Well. My goodness.
I daresay it's just as well that the US walked out of the conference over Zionism; can you imagine the firestorm that the Shrub's administration would have faced if they walked out over this? And make no mistake, they WOULD have walked over this; with the difficulty the country is having over reparations, I can't imagine that they would have wanted to be anywhere near this resolution, and it would have looked extraordinarily hypocritical for them to have refused to sign on.
I do wonder what the apology does for people, though. (Though apologizing for colonialism, which was more recent, might actually mean more to some.)
@ 02:20 PM CST [Link]
I would really like to know what on earth United's staff thought they were DOING. What earthly difference would it make what clothes he was wearing? And they'd let Ms. West fly dressed as a woman before, even to foreign countries.
Frankly, it sounds like Ms West unfortunately ran into some extraordinarily narrow minded staff, people who were more interested in exercising their power than anything else.
I dare say United will settle; the publicity is hideous -- what there is of it -- and frankly, for a lawsuit against a company the size of UAL, $50,000 is chump change.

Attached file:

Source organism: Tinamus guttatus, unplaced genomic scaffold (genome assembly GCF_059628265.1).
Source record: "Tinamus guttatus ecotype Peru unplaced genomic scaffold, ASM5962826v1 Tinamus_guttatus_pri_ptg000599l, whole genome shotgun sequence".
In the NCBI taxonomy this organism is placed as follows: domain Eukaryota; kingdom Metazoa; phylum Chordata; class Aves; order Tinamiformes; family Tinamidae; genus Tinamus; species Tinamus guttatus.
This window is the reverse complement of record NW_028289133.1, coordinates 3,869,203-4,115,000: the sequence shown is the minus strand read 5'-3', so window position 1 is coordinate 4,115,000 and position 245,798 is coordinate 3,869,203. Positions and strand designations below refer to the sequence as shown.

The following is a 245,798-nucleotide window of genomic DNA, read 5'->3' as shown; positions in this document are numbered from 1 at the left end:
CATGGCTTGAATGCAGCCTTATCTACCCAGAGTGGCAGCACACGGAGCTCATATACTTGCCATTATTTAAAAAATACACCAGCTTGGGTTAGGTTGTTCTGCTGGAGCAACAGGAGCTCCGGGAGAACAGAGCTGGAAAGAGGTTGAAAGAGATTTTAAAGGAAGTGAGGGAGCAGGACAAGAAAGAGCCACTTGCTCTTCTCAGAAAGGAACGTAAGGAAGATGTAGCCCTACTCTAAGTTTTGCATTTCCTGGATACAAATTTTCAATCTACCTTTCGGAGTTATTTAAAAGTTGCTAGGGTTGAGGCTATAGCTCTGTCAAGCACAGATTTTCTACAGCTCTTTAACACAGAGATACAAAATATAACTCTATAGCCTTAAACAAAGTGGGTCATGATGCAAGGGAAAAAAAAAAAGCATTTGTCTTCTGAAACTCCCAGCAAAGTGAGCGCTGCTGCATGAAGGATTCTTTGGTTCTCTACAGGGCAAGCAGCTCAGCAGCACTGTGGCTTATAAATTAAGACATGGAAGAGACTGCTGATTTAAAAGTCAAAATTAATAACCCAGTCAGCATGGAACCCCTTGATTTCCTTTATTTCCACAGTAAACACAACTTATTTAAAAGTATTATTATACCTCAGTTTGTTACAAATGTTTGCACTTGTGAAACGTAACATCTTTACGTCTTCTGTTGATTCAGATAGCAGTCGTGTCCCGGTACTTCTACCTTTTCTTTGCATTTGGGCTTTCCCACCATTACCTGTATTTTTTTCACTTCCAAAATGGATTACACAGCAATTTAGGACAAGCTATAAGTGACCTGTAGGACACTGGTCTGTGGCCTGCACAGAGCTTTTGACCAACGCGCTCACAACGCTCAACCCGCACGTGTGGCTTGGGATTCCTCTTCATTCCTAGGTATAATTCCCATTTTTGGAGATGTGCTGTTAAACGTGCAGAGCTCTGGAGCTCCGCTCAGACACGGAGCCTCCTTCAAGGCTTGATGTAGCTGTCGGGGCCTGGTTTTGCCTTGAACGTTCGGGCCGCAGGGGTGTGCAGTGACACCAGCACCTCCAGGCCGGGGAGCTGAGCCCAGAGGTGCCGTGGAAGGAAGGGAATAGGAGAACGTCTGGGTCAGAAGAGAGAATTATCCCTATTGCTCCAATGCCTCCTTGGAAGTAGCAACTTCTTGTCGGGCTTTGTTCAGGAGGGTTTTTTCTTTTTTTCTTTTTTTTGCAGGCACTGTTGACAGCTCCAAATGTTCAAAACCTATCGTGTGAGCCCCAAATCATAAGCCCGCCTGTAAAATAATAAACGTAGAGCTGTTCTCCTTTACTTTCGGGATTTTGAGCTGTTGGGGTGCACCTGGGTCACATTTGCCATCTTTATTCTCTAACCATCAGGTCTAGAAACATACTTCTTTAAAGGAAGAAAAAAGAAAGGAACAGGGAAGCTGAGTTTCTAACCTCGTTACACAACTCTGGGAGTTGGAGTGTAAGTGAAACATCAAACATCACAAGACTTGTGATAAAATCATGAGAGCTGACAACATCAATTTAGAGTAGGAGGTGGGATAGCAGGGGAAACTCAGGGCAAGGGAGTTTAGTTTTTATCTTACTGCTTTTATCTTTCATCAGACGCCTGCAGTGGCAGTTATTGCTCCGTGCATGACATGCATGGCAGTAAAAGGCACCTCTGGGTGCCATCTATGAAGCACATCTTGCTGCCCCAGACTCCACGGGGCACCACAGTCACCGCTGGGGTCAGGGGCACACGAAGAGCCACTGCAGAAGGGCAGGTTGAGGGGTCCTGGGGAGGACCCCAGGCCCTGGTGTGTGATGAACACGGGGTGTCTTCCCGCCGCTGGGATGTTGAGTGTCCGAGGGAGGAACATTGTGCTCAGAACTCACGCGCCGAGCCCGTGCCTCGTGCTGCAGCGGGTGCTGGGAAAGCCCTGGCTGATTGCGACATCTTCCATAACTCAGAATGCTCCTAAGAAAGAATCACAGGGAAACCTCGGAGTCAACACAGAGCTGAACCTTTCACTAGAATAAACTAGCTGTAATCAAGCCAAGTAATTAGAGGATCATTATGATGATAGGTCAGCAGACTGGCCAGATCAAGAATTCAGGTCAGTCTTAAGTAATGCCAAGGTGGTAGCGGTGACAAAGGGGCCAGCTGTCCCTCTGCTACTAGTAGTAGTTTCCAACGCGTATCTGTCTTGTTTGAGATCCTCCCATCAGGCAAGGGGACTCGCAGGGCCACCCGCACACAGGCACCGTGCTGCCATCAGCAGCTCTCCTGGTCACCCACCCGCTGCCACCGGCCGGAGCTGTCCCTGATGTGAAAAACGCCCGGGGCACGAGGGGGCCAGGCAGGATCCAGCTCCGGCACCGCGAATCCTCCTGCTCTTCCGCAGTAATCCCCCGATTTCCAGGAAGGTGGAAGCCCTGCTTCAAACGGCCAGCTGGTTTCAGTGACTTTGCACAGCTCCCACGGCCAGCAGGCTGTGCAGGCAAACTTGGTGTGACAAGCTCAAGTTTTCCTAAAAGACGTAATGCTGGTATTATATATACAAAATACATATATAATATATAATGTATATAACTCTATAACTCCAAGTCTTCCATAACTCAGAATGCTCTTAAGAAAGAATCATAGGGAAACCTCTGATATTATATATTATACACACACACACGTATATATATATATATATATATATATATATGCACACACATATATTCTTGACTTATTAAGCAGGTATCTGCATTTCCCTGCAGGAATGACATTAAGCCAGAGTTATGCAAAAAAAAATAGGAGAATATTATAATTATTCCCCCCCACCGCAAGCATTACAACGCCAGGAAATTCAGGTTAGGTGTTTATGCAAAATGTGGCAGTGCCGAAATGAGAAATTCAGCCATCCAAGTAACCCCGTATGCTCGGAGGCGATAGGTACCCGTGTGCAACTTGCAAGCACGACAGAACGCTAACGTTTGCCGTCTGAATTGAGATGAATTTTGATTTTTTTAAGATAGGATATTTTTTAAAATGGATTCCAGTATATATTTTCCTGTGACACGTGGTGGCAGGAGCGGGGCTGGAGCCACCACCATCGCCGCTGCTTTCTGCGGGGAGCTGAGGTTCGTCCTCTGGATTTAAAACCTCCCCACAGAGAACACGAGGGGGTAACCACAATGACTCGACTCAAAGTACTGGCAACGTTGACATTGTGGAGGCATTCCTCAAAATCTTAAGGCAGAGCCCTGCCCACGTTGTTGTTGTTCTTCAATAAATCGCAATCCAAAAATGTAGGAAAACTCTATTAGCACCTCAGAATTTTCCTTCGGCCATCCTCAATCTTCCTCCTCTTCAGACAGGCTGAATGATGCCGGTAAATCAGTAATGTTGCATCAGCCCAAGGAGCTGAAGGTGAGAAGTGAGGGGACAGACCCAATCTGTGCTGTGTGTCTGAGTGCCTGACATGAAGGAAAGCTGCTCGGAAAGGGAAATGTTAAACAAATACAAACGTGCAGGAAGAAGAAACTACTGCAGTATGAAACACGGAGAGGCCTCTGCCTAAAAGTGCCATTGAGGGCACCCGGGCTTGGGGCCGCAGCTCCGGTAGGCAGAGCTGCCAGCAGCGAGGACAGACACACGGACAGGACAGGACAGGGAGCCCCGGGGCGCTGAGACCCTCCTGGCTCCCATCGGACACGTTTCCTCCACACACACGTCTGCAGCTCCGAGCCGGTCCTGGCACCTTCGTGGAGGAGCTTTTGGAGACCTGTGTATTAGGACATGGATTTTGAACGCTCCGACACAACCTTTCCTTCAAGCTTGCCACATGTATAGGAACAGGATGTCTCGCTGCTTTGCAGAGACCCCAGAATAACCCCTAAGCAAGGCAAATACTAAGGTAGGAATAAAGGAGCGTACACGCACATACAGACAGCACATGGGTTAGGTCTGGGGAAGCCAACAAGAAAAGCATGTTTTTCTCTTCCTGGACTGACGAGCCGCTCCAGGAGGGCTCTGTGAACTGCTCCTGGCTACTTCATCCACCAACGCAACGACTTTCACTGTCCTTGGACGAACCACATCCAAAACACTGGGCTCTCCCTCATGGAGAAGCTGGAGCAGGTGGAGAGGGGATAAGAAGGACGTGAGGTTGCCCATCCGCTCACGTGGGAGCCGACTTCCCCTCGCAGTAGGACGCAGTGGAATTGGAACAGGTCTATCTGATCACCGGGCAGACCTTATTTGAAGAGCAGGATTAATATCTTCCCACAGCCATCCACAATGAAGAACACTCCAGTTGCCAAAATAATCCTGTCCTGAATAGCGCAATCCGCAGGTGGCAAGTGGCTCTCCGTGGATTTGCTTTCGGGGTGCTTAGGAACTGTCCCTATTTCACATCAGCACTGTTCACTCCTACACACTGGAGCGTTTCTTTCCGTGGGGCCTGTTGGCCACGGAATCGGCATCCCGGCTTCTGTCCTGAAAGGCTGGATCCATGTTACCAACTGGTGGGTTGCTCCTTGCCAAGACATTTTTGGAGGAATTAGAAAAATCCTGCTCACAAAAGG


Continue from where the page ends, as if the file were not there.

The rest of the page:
But what WERE they thinking?
@ 02:14 PM CST [Link]
OK, that really IS different. I hope and pray. I'd hate to discover that all my colleagues were living a wild and crazy life and I just never knew. (On the other hand, I'd really rather not know, so there you go.)
@ 04:34 PM CST [Link]
You know, people need to decide. Either you serve your time for a crime and get out -- and society takes its risks -- or the crime is considered too heinous and you simply never get out of jail or the mental hospital or wherever. I mean, on the one hand, I have relatively little problem with someone who commits repeated relatively minor crimes against property getting out of prison. (When I was growing up, our house was robbed eight times, so I do have some experience of being on the wrong end of property crimes.) Things, in that sense, count for less than people. On the other hand, I've also been at the wrong end of a gun, and I wouldn't mind anyone who repeatedly hurts or injures other people being sent to prison for life, if they continually demonstrate that they won't or can't stop. I mean, quite honestly, I have no problems whatsoever with a demonstrated serial rapist being held for life. You rape four women, one after having been punished and released, then it's at least understandable for society to say, "You know what? It doesn't matter if you wind up being cured. We gave you a chance, you blew it, and we aren't going to give you another one because the risks to us are too great. Your chance of committing direct personal harm to another is too great for us to let you go." That's understandable.